On Friday 25 November 2011 the Warsaw Philharmonic performed at St George’s Hall in Bradford and I was in the audience.
St. George’s Hall is an intimate auditorium and I was in the second row - close enough to make eye contact with the conductor, leader of the orchestra and the outstanding young violinist Kuba Jacowicz. It was a wonderful programme – Brahms, Mendelssohn, Górecki and Beethoven’s Fifth.
Beethoven’s Fifth was one of my first albums. I remember walking up the cobbled back streets clutching it under my arm. It seemed as delicate as the papddoms we used to make once a year. The kids on the street were gob smacked. They could not understand how I could squander my pennies on such a luxury. And although they didn’t know it they had a point because we didn’t have a record player until several years later.
But it was worth it to me. I had first heard the music at our school assembly and remember the thrill as I listened to it. We had a different piece of music every morning and had to guess the composer.
After the concert was over, we were rewarded with an encore. The artists could see how much we enjoyed ourselves for we clapped and clapped as though we were pounding spices for a masala.
When I was younger I visited three Poland several times including a more recent visit and have a lot of friends there. I introduced them to curry and cooked for a large group who loved the spicing and they introduced me to some of their delicacies. Here is one of my favourites Gołąbki - Golumpki steamed cabbage leaves separated by dunking the whole cabbage into hot water for a few mins and carefully peeling off each layer, these cabbage leaves are then filled with mince pork or beef , onions, mushrooms, rice or barley,herbs and spices if desired and rolled up into parcels, the parcels are then baked in the oven with a tomato sauce topping.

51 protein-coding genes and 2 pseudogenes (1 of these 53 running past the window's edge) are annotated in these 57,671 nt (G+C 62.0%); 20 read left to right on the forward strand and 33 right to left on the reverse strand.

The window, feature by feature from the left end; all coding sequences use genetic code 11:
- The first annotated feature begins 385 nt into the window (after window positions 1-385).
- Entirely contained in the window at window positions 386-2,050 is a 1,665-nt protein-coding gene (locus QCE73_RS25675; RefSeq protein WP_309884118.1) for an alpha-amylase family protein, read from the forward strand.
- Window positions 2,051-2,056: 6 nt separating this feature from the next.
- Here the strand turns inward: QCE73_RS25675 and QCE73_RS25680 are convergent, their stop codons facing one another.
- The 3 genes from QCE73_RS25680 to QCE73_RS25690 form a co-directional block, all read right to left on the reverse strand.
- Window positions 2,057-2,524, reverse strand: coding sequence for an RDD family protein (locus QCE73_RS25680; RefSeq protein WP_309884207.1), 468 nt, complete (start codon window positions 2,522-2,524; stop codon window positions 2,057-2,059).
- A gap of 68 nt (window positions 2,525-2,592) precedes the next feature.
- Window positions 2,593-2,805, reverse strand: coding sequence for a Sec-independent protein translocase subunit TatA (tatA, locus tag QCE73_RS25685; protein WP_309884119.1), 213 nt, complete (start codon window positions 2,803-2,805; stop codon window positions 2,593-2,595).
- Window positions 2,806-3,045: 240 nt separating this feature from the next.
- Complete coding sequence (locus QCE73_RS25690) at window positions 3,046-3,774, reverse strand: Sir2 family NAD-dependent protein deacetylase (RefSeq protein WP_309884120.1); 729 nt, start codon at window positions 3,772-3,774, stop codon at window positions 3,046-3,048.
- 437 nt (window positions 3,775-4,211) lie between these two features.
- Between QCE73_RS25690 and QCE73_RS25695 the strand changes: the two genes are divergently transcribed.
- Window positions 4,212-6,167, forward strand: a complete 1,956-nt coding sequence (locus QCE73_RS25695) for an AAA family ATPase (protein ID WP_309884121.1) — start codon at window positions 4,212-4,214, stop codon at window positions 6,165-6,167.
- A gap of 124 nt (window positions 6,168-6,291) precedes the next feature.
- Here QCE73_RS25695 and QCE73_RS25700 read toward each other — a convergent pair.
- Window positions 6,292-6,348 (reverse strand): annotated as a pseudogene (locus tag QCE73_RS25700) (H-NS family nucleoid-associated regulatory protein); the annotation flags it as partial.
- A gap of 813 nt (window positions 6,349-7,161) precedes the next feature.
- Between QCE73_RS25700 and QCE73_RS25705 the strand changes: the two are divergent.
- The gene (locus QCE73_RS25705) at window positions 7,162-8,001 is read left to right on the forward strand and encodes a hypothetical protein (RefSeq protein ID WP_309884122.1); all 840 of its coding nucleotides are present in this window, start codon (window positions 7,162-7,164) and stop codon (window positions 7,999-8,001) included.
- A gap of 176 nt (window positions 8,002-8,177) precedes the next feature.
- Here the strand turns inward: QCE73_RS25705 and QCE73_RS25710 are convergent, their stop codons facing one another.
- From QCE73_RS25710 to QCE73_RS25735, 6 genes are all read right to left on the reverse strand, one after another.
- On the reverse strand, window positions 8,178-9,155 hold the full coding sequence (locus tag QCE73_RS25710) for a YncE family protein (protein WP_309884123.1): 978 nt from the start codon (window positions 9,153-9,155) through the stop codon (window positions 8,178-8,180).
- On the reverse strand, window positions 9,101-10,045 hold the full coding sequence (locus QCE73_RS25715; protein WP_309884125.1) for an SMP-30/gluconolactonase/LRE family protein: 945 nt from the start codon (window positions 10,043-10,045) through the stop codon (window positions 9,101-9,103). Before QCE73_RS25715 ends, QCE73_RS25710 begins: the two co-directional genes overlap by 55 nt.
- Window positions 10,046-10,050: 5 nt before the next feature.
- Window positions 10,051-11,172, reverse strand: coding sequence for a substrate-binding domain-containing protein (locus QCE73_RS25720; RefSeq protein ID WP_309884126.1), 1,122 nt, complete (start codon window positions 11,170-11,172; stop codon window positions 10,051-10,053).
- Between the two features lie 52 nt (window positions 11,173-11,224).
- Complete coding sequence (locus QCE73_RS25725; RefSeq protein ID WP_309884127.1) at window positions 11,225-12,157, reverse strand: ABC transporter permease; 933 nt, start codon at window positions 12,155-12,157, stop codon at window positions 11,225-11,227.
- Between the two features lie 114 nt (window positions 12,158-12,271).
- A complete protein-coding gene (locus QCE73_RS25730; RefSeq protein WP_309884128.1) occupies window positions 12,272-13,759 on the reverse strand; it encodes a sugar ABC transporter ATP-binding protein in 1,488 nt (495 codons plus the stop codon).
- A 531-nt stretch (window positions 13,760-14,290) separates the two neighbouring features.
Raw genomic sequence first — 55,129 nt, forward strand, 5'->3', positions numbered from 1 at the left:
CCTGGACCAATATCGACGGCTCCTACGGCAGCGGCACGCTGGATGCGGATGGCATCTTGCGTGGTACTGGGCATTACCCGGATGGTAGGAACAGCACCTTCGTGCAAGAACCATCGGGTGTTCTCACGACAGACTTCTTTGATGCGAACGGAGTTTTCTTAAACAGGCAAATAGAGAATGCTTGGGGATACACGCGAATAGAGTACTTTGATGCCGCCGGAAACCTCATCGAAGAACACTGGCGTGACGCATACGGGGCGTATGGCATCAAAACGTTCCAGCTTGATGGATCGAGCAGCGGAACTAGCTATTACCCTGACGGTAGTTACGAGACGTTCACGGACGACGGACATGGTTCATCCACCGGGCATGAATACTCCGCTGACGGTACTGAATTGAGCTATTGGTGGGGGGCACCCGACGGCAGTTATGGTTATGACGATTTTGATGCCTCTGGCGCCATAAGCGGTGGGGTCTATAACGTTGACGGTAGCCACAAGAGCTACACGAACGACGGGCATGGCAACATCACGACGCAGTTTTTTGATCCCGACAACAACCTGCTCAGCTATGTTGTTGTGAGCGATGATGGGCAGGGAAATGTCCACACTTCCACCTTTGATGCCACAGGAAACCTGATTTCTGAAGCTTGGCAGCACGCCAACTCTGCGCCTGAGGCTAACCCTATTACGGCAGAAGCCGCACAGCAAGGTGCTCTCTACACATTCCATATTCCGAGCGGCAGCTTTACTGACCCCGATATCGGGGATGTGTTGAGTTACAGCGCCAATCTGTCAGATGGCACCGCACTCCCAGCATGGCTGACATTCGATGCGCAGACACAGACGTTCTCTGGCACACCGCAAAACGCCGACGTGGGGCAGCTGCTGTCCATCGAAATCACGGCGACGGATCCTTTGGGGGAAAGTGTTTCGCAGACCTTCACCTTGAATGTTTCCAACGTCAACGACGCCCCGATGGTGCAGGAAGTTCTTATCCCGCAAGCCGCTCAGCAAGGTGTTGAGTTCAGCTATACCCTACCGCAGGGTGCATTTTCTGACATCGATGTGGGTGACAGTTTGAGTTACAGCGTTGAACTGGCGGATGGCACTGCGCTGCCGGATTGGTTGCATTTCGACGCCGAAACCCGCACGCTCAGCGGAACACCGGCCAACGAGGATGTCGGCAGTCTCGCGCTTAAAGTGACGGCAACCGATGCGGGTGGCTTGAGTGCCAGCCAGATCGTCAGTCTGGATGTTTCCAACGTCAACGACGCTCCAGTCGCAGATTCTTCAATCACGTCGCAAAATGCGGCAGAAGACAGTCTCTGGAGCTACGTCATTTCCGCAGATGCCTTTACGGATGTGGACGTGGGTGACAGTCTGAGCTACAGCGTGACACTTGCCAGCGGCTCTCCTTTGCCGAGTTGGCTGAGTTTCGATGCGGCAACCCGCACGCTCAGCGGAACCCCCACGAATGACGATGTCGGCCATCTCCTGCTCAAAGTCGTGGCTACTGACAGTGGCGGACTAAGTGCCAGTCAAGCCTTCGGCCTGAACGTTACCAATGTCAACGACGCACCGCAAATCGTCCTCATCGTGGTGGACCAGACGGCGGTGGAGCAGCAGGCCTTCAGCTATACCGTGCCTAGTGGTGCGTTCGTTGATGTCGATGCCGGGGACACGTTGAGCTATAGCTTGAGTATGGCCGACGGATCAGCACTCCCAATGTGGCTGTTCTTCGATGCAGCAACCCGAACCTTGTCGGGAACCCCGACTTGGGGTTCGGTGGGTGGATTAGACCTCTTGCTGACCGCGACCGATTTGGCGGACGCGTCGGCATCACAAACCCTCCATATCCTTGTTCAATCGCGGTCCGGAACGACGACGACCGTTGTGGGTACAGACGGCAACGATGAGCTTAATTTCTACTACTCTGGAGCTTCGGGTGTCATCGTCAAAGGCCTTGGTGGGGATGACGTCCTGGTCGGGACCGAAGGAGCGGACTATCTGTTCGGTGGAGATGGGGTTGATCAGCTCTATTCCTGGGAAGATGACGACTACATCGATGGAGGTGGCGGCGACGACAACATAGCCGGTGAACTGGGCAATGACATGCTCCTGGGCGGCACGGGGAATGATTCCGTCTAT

Most people who are not from Bradford think that we only know about curry but we have had a very substantial Polish community in our city for many years. The Bradford Polish Club will celebrate its 50th anniversary very soon.
There are of course lots of other communities in our City - Africans, Afro-Caribbeans, Chinese, Irish, Jews and of course folk from the Indian Subcontinent. Cultural diversity is not new to Bradford. Our city may have been even more diverse in the 19th century when the textile industry was booming. For example, there must have been a large German community because a neighbourhood just a short distance from St George’s Hall is still known as Little Germany.
In this blog I shall celebrate the food of some of those communities as well as that of my own Gujarati heritage.